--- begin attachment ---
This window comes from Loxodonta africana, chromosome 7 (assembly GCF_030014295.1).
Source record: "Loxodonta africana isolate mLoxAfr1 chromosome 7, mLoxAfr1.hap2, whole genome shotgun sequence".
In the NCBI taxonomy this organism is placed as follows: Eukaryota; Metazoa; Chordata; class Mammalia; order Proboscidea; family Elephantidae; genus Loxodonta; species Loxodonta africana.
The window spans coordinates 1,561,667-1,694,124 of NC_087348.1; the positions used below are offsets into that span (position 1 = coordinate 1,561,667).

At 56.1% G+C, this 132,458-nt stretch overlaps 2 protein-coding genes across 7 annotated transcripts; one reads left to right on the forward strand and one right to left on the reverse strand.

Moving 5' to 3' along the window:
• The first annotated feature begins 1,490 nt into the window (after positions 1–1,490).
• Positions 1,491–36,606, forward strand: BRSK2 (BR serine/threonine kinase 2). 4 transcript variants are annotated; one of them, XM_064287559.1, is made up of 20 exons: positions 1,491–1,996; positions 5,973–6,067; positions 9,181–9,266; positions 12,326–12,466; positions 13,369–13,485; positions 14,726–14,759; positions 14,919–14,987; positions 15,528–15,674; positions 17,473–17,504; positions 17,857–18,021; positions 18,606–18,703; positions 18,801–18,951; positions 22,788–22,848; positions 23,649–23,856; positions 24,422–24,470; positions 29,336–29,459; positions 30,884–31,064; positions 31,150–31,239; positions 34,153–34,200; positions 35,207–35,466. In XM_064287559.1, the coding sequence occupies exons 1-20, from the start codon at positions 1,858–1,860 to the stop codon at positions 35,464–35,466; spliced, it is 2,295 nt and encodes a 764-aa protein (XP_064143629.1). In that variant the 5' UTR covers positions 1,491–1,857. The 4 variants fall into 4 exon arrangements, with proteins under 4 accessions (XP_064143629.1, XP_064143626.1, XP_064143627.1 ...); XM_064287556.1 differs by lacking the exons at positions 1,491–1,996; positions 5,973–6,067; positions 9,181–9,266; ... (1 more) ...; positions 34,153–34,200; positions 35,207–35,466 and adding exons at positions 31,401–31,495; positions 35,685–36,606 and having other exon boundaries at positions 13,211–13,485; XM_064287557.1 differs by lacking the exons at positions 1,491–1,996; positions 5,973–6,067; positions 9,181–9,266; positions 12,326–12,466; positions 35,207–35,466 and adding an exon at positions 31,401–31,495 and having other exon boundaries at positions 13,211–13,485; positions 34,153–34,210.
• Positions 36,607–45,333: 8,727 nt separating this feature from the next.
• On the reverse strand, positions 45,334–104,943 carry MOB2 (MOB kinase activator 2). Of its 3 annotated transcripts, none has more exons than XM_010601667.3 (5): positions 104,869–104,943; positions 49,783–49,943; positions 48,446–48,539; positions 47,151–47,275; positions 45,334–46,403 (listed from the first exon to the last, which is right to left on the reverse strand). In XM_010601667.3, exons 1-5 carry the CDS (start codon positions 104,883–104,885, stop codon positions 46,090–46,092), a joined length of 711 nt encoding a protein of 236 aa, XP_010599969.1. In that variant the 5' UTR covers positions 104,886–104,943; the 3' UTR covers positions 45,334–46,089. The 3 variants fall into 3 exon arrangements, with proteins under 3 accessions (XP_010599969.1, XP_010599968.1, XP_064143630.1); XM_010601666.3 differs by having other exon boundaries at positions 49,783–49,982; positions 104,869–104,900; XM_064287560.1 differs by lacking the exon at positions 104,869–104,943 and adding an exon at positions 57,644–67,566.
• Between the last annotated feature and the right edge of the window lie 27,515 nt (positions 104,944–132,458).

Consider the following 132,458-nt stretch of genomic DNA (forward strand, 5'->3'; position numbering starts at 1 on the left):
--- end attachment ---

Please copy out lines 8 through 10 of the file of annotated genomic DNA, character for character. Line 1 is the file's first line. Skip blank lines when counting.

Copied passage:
• Positions 1,491–36,606, forward strand: BRSK2 (BR serine/threonine kinase 2). 4 transcript variants are annotated; one of them, XM_064287559.1, is made up of 20 exons: positions 1,491–1,996; positions 5,973–6,067; positions 9,181–9,266; positions 12,326–12,466; positions 13,369–13,485; positions 14,726–14,759; positions 14,919–14,987; positions 15,528–15,674; positions 17,473–17,504; positions 17,857–18,021; positions 18,606–18,703; positions 18,801–18,951; positions 22,788–22,848; positions 23,649–23,856; positions 24,422–24,470; positions 29,336–29,459; positions 30,884–31,064; positions 31,150–31,239; positions 34,153–34,200; positions 35,207–35,466. In XM_064287559.1, the coding sequence occupies exons 1-20, from the start codon at positions 1,858–1,860 to the stop codon at positions 35,464–35,466; spliced, it is 2,295 nt and encodes a 764-aa protein (XP_064143629.1). In that variant the 5' UTR covers positions 1,491–1,857. The 4 variants fall into 4 exon arrangements, with proteins under 4 accessions (XP_064143629.1, XP_064143626.1, XP_064143627.1 ...); XM_064287556.1 differs by lacking the exons at positions 1,491–1,996; positions 5,973–6,067; positions 9,181–9,266; ... (1 more) ...; positions 34,153–34,200; positions 35,207–35,466 and adding exons at positions 31,401–31,495; positions 35,685–36,606 and having other exon boundaries at positions 13,211–13,485; XM_064287557.1 differs by lacking the exons at positions 1,491–1,996; positions 5,973–6,067; positions 9,181–9,266; positions 12,326–12,466; positions 35,207–35,466 and adding an exon at positions 31,401–31,495 and having other exon boundaries at positions 13,211–13,485; positions 34,153–34,210.
• Positions 36,607–45,333: 8,727 nt separating this feature from the next.
• On the reverse strand, positions 45,334–104,943 carry MOB2 (MOB kinase activator 2). Of its 3 annotated transcripts, none has more exons than XM_010601667.3 (5): positions 104,869–104,943; positions 49,783–49,943; positions 48,446–48,539; positions 47,151–47,275; positions 45,334–46,403 (listed from the first exon to the last, which is right to left on the reverse strand). In XM_010601667.3, exons 1-5 carry the CDS (start codon positions 104,883–104,885, stop codon positions 46,090–46,092), a joined length of 711 nt encoding a protein of 236 aa, XP_010599969.1. In that variant the 5' UTR covers positions 104,886–104,943; the 3' UTR covers positions 45,334–46,089. The 3 variants fall into 3 exon arrangements, with proteins under 3 accessions (XP_010599969.1, XP_010599968.1, XP_064143630.1); XM_010601666.3 differs by having other exon boundaries at positions 49,783–49,982; positions 104,869–104,900; XM_064287560.1 differs by lacking the exon at positions 104,869–104,943 and adding an exon at positions 57,644–67,566.